“It’s like a winter wonderland!”
“This is just so, so pretty, don’t you think?”
Since winter started two weeks ago, these are some of the exaltations I have overheard other mothers say to their young children as they marvel together at nature’s majesty and their children’s ensuing, purportedly contagious, feelings of wonder.
It should warm my heart; it really should. But it doesn’t. It makes me first question if they’re serious because, truly, after any snow’s first fall, there is nothing beautiful, wonderland-like, or pretty about it. It’s dangerous, messy, filthy, and is literally a pain to move out of our way.
Then these mothers’ sweet words make me feel bad because here is what I say to my four-year-old as he basks in what he believes to be the beauty of the snow: “Come on, August, it’s cold. Let’s get in the car. I have gum.”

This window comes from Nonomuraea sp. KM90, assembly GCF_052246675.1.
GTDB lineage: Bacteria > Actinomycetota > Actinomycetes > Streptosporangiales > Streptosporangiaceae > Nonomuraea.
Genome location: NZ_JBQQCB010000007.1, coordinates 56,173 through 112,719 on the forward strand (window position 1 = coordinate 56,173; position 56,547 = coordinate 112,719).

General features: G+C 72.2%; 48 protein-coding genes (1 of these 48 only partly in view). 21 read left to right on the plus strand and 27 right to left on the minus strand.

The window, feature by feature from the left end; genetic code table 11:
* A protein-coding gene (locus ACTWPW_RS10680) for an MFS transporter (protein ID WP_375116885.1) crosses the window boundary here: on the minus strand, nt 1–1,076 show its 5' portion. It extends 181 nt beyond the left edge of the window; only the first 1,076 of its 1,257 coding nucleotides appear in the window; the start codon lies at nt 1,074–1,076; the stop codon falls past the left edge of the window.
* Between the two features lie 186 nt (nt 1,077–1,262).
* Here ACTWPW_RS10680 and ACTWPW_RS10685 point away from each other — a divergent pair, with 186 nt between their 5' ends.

I have never been a sweet mother. Kind, I hope, and, of course, loving, but so very far from sweet. The tone I use to talk to and with my children is the same one I would use with anyone else in a similar situation. I am not the mother who can come up with clever crafts to while away a long afternoon. And despite its name you won’t find me remotely playful at a playground.
I am not whimsical, and I am not spunky, and having children has not changed that.
So, you won’t see me outside building a snowman with my children; however, I won’t stand in their way should they want to. And if they tell me the ten inches of snow we got last night is beautiful, I won’t tell them they’re wrong or even that I strongly disagree–because though my sons may not have the sweetest mother, they have one who lets them be themselves.
But that doesn’t mean that if being themselves involves my being cold I am above bribing them to get into my warm car.